A new study is suggesting that early intensive insulin therapy in patients with newly diagnosed type 2 diabetes provides better control of blood glucose levels than oral hypoglycaemic drugs.

The study, the findings of which have published in The Lancet, saw 382 patients in China being randomised to receive one of two types of daily insulin treatment or oral hypoglycaemic therapy until they achieved normoglycaemia for two weeks, followed up on diet and exercise. The data demonstrated that at least 95% of patients treated with insulin achieved normal blood glucose levels in fewer than six days, while 83.5% of patients receiving oral hypoglycaemic agents reached normal levels in an average of 9.3 days.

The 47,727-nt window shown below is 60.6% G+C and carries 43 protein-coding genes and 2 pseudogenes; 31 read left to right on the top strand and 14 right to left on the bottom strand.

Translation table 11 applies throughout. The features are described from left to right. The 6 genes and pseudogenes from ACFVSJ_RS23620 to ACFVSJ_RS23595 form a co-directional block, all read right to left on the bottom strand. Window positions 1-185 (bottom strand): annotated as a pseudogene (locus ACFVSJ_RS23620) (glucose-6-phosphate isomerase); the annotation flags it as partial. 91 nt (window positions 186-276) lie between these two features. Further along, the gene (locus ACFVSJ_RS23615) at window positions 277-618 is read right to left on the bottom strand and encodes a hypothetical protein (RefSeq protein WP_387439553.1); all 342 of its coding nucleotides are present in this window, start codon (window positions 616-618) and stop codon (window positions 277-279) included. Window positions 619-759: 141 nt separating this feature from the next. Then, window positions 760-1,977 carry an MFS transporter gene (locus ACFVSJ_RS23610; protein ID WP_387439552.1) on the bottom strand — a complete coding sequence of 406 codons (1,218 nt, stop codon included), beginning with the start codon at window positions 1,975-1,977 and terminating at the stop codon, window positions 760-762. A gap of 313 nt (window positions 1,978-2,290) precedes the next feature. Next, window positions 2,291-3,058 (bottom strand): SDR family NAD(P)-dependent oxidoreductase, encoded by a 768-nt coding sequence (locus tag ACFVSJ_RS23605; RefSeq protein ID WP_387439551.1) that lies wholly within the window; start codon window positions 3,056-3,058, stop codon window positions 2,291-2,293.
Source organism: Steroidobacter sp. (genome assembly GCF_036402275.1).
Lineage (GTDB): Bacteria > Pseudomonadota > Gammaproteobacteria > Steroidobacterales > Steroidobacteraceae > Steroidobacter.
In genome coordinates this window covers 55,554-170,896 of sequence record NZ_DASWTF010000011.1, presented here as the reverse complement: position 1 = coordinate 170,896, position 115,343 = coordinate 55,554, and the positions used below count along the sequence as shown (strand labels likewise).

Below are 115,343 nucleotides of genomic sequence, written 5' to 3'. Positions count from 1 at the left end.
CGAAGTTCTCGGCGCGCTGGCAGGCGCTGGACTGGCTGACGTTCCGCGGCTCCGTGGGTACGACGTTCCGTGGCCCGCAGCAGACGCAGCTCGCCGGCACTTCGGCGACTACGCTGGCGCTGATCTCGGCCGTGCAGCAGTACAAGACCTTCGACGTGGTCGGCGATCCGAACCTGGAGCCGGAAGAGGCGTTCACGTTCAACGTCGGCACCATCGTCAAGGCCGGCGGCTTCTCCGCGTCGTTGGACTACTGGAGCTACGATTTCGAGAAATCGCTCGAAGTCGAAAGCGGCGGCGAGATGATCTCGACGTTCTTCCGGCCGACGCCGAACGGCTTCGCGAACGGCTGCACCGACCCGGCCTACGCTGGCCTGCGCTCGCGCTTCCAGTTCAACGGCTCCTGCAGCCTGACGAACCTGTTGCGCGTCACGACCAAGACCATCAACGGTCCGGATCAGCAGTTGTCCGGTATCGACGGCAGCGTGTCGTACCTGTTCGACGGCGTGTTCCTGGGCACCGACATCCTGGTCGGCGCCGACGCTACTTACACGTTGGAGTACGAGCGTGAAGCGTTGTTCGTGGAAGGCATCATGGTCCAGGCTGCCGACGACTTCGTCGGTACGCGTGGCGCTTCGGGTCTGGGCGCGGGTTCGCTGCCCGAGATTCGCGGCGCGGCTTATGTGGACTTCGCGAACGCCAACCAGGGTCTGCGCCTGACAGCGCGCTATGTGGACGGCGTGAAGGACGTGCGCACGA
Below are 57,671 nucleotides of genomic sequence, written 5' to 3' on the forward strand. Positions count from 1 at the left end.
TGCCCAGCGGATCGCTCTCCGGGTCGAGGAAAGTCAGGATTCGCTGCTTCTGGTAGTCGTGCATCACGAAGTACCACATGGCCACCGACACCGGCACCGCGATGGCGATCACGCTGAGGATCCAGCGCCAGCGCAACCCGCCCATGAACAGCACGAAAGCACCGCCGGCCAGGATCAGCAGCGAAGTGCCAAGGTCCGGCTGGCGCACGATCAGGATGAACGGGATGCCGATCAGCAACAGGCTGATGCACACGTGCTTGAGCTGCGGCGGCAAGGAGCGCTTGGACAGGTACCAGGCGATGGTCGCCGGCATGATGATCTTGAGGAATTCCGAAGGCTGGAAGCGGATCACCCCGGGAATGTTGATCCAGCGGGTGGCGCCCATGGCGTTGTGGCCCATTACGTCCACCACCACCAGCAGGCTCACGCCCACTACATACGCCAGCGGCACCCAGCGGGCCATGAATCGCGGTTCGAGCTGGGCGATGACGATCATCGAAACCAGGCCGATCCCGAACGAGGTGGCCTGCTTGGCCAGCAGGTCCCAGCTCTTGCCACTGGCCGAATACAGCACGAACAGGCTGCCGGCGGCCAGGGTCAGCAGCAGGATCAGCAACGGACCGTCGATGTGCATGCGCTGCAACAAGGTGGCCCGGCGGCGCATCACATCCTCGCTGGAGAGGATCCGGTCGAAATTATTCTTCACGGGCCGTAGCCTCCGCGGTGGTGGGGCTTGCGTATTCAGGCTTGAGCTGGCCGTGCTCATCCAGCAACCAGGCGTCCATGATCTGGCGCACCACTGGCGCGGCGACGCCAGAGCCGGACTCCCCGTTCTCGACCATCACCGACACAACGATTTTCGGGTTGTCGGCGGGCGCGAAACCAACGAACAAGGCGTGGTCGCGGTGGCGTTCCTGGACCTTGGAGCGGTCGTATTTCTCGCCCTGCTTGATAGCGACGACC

After one year, the study noted that remission rates were significantly higher in those who received insulin compared with those who received oral hypoglycaemic agents.

Jianping Weng, lead author of the study, which was funded by the Natural Science Foundation of Guangdong Province Government, Novo Nordisk, Roche and the Chinese government, suggested that insulin injections could provide a "rest" for the pancreas in patients with diabetes, which may reverse some of the damage done by high blood glucose levels. He concluded by saying that further clinical investigation of early intensive insulin therapy is warranted.